The existence or nonexistence of a confidential or fiduciary relationship is an evidentiary question or finding of fact which must be determined from the facts in each case; and, therefore, the scope of appellate review is to ascertain only whether there is substantial competent evidence to support the finding of the trial court. In re Estate of Relihan, 4 Kan. App. 2d 277, 279, 604 P.2d 1219, rev. denied 227 Kan. 927 (1980). A confidential relationship is not presumed, and the burden of proving such a relationship existed rests upon the party asserting its existence. Kampschroeder v. Kampschroeder, 20 Kan. App. 2d 361, 365, 887 P.2d 1152, rev. denied 257 Kan. 1092 (1995).

The Estate never claimed there was a confidential relationship, and the trial court made no such finding. There was no proof of a confidential relationship between any of the parties. Where a confidential relationship has not been proved or even asserted, there can be no constructive trust.

In its decision, the trial court stated that it was required to read the four corners of the antenuptial agreement in order to ascertain the intent of the parties. To that end, the trial court was willing to "imply a duty" to Ethel to "refrain from divesting Clark's sons of their share of her estate," thereby "frustrating Clark's obvious intent" in signing the antenuptial agreement. Therefore, the trial court ruled that "the antenuptial must be interpreted as creating in Ethel a life estate in the marital property," and a life estate prevented Ethel from designating the residual beneficiaries in her irrevocable trusts.

On appeal, First Christian argues that the antenuptial agreement required Ethel to leave three-quarters of her estate to Clark's sons, not three-quarters of her assets. First Christian suggests that the use of the term "estate" rather than "assets" shows a deliberate choice by the parties. In addition, First Christian believes the trial court exceeded the plain language of the antenuptial agreement, where there is no mention of a life estate.

The interpretation and legal effect of written instruments are matters of law, and an appellate court exercises unlimited review. McGinley v. Bank of America, N.A., 279 Kan. 426, 431, 109 P.3d 1146 (2005). Regardless of the construction given a written contract by the trial court, an appellate court may construe a written contract and determine its legal effect. Unrau v. Kidron Bethel Retirement Services, Inc., 271 Kan. 743, 763, 27 P.3d 1 (2001).

If the language of a written instrument is clear and can be carried out as written, there is no room for rules of construction. Where contract terms are plain and unambiguous, the intention of the parties and the meaning of the contract are determined from the contract itself. Zukel v. Great West Managers, LLC, 31 Kan. App. 2d 1098, 1101, 78 P.3d 480 (2003), rev. denied 277 Kan. 928 (2004). Unambiguous contracts must be enforced according to their plain, general, and common meaning in order to ensure the intentions of the parties are enforced. When a contract is found to be unambiguous, we look only to the four corners of the agreement to determine the parties' intent, harmonizing the language therein if possible. Boos v. National Fed'n of State High School Ass'ns, 20 Kan. App. 2d 517, 524, 889 P.2d 797 (1995).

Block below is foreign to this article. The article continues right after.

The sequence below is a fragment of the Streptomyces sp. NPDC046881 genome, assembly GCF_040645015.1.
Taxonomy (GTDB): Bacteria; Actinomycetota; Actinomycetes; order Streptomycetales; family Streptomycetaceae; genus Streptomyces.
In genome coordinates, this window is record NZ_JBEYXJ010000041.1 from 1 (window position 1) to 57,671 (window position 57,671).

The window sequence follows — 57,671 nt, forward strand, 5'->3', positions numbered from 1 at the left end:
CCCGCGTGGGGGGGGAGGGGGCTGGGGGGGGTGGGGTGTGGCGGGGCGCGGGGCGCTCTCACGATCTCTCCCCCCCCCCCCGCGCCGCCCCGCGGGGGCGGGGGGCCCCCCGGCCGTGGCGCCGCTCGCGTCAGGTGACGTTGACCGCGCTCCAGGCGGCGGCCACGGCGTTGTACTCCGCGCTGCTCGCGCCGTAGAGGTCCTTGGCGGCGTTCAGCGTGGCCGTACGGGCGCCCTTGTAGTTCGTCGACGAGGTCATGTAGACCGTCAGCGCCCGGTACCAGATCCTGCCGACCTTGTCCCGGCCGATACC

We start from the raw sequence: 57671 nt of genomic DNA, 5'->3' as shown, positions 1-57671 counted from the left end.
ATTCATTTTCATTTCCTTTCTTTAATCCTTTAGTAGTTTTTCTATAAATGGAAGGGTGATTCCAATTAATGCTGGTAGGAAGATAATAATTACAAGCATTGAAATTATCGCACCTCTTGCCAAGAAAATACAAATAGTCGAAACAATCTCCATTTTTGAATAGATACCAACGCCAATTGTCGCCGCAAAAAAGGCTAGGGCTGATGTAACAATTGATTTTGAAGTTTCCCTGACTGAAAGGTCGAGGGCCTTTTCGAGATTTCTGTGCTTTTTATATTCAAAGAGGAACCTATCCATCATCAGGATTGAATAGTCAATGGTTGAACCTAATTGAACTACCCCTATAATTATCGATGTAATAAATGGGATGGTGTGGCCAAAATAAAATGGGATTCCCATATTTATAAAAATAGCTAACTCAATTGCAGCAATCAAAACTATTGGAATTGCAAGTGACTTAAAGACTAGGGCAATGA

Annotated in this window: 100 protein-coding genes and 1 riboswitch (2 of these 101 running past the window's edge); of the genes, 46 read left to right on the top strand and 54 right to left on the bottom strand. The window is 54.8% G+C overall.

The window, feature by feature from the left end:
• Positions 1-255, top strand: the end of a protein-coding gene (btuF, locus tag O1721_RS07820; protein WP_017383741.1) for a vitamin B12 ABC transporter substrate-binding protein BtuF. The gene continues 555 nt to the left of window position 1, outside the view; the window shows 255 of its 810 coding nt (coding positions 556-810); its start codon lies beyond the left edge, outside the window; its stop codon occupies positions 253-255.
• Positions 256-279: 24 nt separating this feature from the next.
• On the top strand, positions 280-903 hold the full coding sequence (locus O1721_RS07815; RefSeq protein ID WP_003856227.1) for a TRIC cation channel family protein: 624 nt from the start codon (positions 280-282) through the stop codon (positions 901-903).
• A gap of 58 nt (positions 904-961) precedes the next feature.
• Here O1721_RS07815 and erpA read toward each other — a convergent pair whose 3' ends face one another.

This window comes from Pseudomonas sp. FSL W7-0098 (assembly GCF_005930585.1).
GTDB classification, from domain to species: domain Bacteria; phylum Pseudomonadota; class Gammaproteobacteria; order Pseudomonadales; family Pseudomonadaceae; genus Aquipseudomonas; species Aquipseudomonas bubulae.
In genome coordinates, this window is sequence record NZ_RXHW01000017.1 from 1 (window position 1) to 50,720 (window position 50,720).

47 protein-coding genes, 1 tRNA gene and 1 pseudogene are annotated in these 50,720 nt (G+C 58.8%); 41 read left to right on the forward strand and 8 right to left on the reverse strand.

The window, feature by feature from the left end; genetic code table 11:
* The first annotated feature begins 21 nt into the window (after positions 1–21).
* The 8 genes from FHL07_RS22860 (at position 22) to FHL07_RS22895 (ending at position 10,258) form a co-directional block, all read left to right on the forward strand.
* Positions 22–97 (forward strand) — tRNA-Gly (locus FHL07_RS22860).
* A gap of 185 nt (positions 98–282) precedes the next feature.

The antenuptial agreement required Ethel to execute and maintain a valid will. Ethel did that. The antenuptial agreement required Ethel to leave "not less than one fourth" of her estate "remaining after the payment of debts, administrative expenses, taxes and other legal obligations thereof," to each of Clark's sons. Ethel did that; in fact, Ethel left her entire estate to Clark's sons.

The antenuptial agreement is unambiguous. It contains no restrictions on Ethel gifting or inter vivos transfers of her property, and there is nothing in the language of the antenuptial agreement which restricts Ethel from creating irrevocable trusts.

The antenuptial agreement was executed in 1967. Forty years later, with both Clark and Ethel deceased, the trial court must abide by the clear language of the antenuptial agreement. There is no suggestion that Ethel's ownership rights were limited to a life estate. Ethel complied with the clear language of the antenuptial agreement and is not in breach of that contract. Therefore, the trial court erred by imposing a life estate on Ethel's property ownership.

The trial court read into the antenuptial agreement a duty of good faith and fair dealing. The trial court then extended this duty to prevent Ethel from "divesting Clark's sons of their share of her estate and frustrating Clark's obvious intent in making the contract."

Kansas courts imply a duty of good faith and fair dealing in every contract. Parties shall not intentionally and purposely do anything to prevent the other party from carrying out his or her part of the agreement, or do anything which will have the effect of destroying or injuring the right of the other party to receive the fruits of the contract. Kansas Baptist Convention v. Mesa Operating Limited Partnership, 253 Kan. 717, 725, 864 P.2d 204 (1993).